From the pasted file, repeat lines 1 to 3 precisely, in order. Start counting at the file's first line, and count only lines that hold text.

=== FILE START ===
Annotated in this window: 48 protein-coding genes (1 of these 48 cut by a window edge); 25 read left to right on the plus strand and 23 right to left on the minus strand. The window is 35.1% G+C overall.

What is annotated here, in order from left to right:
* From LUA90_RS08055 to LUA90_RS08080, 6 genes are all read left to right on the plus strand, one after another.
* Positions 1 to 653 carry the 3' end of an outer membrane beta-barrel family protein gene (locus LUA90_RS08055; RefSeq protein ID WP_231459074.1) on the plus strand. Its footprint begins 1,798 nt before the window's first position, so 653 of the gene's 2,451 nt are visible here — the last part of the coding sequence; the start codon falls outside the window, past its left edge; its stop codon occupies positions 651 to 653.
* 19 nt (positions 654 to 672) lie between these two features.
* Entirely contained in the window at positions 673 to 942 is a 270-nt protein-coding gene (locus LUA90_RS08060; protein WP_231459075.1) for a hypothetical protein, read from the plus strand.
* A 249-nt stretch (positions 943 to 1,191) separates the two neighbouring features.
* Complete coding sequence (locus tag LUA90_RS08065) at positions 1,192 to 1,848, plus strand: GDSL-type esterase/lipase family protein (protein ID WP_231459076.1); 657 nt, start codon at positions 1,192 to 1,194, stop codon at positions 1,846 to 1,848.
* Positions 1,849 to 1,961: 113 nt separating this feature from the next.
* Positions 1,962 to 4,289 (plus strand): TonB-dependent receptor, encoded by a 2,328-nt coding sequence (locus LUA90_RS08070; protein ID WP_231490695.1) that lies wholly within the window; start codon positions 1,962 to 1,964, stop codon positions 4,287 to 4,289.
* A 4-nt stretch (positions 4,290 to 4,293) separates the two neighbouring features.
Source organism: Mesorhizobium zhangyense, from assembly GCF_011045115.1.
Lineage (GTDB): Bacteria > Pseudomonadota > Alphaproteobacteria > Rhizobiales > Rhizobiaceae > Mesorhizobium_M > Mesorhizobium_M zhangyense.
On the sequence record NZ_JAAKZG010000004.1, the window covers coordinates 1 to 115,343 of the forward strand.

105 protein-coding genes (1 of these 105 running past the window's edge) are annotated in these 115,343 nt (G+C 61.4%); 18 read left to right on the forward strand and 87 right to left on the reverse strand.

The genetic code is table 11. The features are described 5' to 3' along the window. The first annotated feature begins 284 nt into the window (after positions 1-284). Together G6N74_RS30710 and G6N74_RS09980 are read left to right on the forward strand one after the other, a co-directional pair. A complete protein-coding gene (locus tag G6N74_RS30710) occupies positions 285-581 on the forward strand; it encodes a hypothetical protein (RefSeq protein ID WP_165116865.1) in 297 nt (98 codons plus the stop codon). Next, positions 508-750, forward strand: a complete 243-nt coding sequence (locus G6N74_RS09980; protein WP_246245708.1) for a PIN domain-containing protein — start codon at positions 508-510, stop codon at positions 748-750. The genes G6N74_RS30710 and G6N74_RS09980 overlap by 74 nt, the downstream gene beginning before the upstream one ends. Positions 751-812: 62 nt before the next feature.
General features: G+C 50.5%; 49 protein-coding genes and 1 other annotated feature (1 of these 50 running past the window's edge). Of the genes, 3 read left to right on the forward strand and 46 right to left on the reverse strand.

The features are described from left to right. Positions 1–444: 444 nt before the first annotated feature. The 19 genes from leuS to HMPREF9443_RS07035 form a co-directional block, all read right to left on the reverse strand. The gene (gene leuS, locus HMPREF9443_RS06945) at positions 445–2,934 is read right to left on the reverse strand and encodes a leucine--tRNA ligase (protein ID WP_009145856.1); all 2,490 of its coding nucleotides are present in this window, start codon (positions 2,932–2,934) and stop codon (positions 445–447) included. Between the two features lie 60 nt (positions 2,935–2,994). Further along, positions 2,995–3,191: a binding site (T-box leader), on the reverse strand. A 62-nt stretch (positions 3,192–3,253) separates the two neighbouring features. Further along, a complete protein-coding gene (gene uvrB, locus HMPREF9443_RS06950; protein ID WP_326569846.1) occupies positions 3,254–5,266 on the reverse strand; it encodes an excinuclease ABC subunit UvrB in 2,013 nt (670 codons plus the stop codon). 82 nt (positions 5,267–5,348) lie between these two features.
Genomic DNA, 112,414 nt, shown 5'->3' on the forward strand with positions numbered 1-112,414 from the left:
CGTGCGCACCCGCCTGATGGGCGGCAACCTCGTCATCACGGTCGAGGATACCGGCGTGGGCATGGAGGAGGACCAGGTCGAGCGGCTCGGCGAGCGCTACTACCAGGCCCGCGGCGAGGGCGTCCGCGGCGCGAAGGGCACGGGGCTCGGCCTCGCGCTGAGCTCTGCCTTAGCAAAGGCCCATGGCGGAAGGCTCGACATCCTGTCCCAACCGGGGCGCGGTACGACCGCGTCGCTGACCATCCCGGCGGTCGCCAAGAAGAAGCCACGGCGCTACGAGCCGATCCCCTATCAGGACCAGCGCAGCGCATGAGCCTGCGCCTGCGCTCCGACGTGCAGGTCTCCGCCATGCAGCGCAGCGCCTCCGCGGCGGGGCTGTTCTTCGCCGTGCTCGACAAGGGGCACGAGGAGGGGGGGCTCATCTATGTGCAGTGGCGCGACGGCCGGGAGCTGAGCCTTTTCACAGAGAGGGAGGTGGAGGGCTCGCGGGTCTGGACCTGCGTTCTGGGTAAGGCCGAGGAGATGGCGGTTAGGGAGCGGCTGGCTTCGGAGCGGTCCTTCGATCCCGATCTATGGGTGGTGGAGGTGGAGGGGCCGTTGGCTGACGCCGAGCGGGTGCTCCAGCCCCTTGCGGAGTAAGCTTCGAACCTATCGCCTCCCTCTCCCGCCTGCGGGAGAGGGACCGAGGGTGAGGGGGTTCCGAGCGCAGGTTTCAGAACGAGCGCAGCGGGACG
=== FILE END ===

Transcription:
Annotated in this window: 48 protein-coding genes (1 of these 48 cut by a window edge); 25 read left to right on the plus strand and 23 right to left on the minus strand. The window is 35.1% G+C overall.

What is annotated here, in order from left to right:
* From LUA90_RS08055 to LUA90_RS08080, 6 genes are all read left to right on the plus strand, one after another.